Hundreds of thousands of Filipinos supposedly will be affected if the government makes good its threat to close down homegrown tobacco company Mighty Corp.
Retired Regional Trial Court judge Oscar Barrientos, executive vice president of the embattled firm, over the weekend said about 7,000 employees and 55,000 tobacco farmers, and their estimated 350,000 family members and dependents, rely on Mighty Corp. for their livelihood.
“We call on the Bureau of Internal Revenue [BIR] to act more responsibly in making statements regarding the case of [Mighty Corp.] and take into consideration repercussions of a cancelation of the license to operate of the company,” Barrientos, also the spokesman for the company, added.
“The BIR should consider that this case impacts Mighty’s employees, tobacco farmers and their families, as well as suppliers and distributors who depend on the company,” he said.
Barrientos called on the government to ensure due process for the tobacco firm as it faces charges of tax evasion.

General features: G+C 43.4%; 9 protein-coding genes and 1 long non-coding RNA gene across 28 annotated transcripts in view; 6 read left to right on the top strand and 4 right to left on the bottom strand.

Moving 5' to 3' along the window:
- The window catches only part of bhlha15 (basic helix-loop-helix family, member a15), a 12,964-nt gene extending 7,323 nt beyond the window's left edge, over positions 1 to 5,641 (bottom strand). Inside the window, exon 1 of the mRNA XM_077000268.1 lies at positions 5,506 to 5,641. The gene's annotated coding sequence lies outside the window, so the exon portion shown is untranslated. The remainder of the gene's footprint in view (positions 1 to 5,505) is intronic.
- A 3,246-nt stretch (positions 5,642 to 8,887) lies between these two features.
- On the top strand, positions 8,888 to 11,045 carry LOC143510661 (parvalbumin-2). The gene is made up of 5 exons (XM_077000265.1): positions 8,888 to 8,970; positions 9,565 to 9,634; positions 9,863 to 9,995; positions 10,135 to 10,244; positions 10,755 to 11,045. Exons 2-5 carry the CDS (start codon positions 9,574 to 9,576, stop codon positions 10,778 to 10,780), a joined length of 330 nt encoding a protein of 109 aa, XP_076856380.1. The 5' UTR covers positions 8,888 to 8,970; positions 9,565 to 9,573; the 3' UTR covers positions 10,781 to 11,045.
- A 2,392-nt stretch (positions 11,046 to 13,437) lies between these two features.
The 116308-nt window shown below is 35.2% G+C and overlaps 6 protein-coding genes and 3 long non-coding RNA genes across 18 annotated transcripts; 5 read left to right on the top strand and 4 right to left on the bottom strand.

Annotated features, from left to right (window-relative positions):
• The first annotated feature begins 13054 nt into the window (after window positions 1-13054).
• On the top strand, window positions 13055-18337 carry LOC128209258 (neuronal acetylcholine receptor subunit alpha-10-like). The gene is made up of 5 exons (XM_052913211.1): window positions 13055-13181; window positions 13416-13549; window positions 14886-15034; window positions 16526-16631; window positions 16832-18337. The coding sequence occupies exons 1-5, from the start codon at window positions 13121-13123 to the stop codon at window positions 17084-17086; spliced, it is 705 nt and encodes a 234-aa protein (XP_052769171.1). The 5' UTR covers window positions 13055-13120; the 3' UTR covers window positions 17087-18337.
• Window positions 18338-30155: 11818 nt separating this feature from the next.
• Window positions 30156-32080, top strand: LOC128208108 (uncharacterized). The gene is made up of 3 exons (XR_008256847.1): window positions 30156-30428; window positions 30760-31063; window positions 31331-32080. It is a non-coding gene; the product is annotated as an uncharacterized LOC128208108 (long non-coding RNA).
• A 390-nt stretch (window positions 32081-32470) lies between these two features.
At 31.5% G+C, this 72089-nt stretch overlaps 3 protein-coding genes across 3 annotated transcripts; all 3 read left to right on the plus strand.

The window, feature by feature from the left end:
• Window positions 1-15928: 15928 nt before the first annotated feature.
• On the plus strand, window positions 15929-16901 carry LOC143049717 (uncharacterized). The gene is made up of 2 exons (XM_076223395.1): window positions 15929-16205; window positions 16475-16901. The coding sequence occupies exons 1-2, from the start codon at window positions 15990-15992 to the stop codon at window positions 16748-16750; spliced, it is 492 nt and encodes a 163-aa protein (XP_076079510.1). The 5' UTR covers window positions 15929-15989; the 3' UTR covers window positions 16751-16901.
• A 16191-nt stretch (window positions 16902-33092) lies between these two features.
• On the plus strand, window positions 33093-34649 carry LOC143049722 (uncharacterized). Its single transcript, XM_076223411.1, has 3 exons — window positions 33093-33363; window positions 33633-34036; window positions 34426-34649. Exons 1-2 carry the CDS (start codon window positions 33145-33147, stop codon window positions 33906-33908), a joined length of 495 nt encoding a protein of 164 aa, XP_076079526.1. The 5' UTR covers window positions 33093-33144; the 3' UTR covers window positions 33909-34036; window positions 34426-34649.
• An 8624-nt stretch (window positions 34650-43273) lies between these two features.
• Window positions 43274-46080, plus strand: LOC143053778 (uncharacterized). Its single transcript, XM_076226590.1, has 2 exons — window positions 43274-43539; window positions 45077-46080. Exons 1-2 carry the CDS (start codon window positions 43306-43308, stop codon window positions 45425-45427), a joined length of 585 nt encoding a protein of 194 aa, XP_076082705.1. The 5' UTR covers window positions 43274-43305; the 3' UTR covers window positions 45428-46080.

“We reiterate our pledge to fully cooperate with the government. But while we welcome the filing of these charges as an opportunity to clear the name of the company and its officers, we hope that the BIR will also show prudence in the conduct of its probe of the firm,” he said.
Earlier, Mario Cabasal, president of the National Federation of Tobacco Farmers Associations and
Cooperatives, said tobacco farmers supposedly will bear the brunt if Mighty Corp.’s operation is shut down.
“Most of us depend on Mighty for the purchase of our tobacco. They are our biggest buyer of local tobacco. If the government makes good its threat to close down Mighty Corp., tobacco farmers will bear the brunt of the closure,” Cabasal noted.
He said Mighty Corp. is a regular buyer of Virginia and native tobacco.
Considering that the company produces predominantly low-priced brands, according to Cabasal, the cigarette firm is the biggest buyer of local tobacco.